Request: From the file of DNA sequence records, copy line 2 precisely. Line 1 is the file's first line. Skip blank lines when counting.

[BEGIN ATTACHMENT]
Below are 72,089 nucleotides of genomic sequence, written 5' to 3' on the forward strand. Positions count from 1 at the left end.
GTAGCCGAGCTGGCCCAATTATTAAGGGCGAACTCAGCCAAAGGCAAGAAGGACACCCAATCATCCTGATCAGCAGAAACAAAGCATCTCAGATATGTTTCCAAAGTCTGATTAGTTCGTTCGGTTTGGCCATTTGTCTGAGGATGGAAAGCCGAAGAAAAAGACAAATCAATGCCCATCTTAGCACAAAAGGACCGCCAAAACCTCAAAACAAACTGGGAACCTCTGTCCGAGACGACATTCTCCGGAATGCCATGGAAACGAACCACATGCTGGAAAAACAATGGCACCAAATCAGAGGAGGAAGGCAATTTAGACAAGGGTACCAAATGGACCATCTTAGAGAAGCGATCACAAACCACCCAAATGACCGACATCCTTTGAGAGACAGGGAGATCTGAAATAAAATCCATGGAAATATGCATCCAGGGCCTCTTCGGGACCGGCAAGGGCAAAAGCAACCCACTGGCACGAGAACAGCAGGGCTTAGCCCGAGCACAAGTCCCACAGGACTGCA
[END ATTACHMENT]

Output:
GTAGCCGAGCTGGCCCAATTATTAAGGGCGAACTCAGCCAAAGGCAAGAAGGACACCCAATCATCCTGATCAGCAGAAACAAAGCATCTCAGATATGTTTCCAAAGTCTGATTAGTTCGTTCGGTTTGGCCATTTGTCTGAGGATGGAAAGCCGAAGAAAAAGACAAATCAATGCCCATCTTAGCACAAAAGGACCGCCAAAACCTCAAAACAAACTGGGAACCTCTGTCCGAGACGACATTCTCCGGAATGCCATGGAAACGAACCACATGCTGGAAAAACAATGGCACCAAATCAGAGGAGGAAGGCAATTTAGACAAGGGTACCAAATGGACCATCTTAGAGAAGCGATCACAAACCACCCAAATGACCGACATCCTTTGAGAGACAGGGAGATCTGAAATAAAATCCATGGAAATATGCATCCAGGGCCTCTTCGGGACCGGCAAGGGCAAAAGCAACCCACTGGCACGAGAACAGCAGGGCTTAGCCCGAGCACAAGTCCCACAGGACTGCA